The Louvre reopened on Thursday after a one-day strike by museum security protesting the problem of pickpockets by children entering the museum for free.
Police will now join security staff in combatting the problem of relieving tourists of cash, according to museum officials.
In December 2009, employees of France's Culture of Ministry closed monuments such as Louvre, Museé d'Orsay, and Versailles Palace in a strike protesting the government's plan 'to replace only one out of every two retiring civil servants, which they say will cripple French museums'.
The main demand of the strikers, all employees of the Culture Ministry, is that they want the Government to hire more people and create at least 1,000 new jobs. They particularly want more security guards, whose numbers, the strikers contend, have not swelled to match the ever-growing stream of visitors. Strikers also demand that the Government end the system of hiring people on temporary contracts and instead offer permanent jobs.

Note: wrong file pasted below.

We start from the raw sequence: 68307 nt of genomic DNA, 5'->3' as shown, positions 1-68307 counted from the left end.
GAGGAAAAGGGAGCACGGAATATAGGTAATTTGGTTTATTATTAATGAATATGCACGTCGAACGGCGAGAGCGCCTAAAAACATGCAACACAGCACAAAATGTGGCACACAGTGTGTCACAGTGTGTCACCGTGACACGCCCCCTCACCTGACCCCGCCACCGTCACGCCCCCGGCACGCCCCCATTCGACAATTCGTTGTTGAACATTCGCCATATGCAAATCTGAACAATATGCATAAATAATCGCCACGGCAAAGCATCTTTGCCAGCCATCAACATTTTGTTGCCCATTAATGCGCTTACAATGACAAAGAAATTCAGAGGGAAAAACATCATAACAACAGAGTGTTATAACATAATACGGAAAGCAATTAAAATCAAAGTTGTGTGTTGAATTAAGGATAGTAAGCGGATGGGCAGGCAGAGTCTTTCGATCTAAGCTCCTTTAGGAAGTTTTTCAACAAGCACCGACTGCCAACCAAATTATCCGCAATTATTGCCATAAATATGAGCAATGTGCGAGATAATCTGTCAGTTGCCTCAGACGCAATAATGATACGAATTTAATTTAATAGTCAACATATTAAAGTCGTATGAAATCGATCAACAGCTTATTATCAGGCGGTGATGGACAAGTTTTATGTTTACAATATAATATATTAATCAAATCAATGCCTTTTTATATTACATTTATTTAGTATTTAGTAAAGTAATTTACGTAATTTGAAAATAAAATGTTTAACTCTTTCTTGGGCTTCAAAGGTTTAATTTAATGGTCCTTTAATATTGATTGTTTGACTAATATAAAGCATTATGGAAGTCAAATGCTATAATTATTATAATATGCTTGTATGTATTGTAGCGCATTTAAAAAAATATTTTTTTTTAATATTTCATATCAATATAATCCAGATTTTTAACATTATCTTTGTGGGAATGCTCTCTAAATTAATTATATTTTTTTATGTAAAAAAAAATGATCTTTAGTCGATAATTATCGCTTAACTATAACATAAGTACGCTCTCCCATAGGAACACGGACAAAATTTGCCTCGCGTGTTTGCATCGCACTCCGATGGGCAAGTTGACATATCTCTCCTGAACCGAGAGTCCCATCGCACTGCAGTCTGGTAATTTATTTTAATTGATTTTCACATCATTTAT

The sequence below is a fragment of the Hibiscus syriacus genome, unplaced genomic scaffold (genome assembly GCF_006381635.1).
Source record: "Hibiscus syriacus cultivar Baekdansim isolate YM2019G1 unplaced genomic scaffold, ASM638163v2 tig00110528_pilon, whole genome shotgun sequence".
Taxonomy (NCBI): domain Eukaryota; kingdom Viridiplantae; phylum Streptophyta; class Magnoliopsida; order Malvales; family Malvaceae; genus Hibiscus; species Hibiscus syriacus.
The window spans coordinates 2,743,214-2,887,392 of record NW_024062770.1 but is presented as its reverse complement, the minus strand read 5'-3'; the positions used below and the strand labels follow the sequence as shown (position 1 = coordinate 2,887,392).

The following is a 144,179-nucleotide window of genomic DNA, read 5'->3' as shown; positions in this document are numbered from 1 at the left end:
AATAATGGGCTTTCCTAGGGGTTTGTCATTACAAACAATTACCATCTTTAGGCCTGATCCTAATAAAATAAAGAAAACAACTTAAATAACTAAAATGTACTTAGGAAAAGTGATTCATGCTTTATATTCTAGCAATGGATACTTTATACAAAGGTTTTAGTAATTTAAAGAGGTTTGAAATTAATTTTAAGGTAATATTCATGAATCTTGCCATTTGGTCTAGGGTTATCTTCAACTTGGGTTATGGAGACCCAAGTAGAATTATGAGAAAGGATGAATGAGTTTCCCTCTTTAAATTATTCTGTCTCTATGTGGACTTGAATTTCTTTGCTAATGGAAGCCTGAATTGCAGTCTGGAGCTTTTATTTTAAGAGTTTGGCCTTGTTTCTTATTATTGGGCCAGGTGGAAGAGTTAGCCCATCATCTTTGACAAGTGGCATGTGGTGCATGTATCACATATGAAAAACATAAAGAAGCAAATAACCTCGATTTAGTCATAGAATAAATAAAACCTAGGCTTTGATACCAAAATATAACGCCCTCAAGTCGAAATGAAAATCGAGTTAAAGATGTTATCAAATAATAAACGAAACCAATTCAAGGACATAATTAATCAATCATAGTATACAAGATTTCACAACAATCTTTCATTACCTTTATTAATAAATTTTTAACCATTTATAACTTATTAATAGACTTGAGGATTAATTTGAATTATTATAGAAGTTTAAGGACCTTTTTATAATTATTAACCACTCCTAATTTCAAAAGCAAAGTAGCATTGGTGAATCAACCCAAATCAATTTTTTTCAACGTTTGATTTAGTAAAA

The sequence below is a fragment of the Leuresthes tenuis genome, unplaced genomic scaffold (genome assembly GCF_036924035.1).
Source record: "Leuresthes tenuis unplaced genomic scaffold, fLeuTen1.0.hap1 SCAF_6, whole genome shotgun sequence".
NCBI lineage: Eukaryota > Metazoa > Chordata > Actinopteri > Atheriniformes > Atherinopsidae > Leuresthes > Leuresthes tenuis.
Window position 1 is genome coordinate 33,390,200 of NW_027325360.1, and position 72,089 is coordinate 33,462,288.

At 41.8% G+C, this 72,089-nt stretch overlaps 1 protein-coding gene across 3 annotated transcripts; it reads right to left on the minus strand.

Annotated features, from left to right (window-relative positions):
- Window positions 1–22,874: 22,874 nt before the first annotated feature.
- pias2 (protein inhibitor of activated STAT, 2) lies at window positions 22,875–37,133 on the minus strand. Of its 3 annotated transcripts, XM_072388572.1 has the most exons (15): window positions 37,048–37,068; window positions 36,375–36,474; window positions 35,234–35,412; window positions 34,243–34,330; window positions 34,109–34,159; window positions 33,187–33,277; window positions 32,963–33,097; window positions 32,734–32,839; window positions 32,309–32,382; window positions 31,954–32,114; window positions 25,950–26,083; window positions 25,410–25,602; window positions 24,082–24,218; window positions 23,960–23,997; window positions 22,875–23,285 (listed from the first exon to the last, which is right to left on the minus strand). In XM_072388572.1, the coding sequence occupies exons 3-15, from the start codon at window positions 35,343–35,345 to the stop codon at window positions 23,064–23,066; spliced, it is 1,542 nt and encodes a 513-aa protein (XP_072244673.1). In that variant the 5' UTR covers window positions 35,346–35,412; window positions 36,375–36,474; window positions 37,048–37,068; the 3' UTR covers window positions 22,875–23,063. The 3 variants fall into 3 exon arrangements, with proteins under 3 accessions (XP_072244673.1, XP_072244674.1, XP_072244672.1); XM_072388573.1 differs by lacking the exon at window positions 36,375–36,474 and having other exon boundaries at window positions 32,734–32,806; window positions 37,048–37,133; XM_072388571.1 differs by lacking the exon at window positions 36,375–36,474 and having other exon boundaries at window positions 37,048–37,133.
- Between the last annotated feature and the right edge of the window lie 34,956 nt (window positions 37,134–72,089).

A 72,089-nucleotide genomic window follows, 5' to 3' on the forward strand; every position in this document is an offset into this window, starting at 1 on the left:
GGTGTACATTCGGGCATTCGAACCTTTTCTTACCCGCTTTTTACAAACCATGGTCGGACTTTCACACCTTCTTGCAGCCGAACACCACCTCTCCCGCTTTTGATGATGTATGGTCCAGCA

On Friday, hundreds of frustrated tourists milled around near I. M. Pei's glass pyramid that gives access to the Louvre. Instead of a ticket to the museum, visitors got pamphlets from striking workers, explaining their grievances. They did not get much sympathy. A family from Sydney, Australia, said that seeing the Louvre's great collections from ancient Egypt and Greece would have been the highlight of their trip to Paris.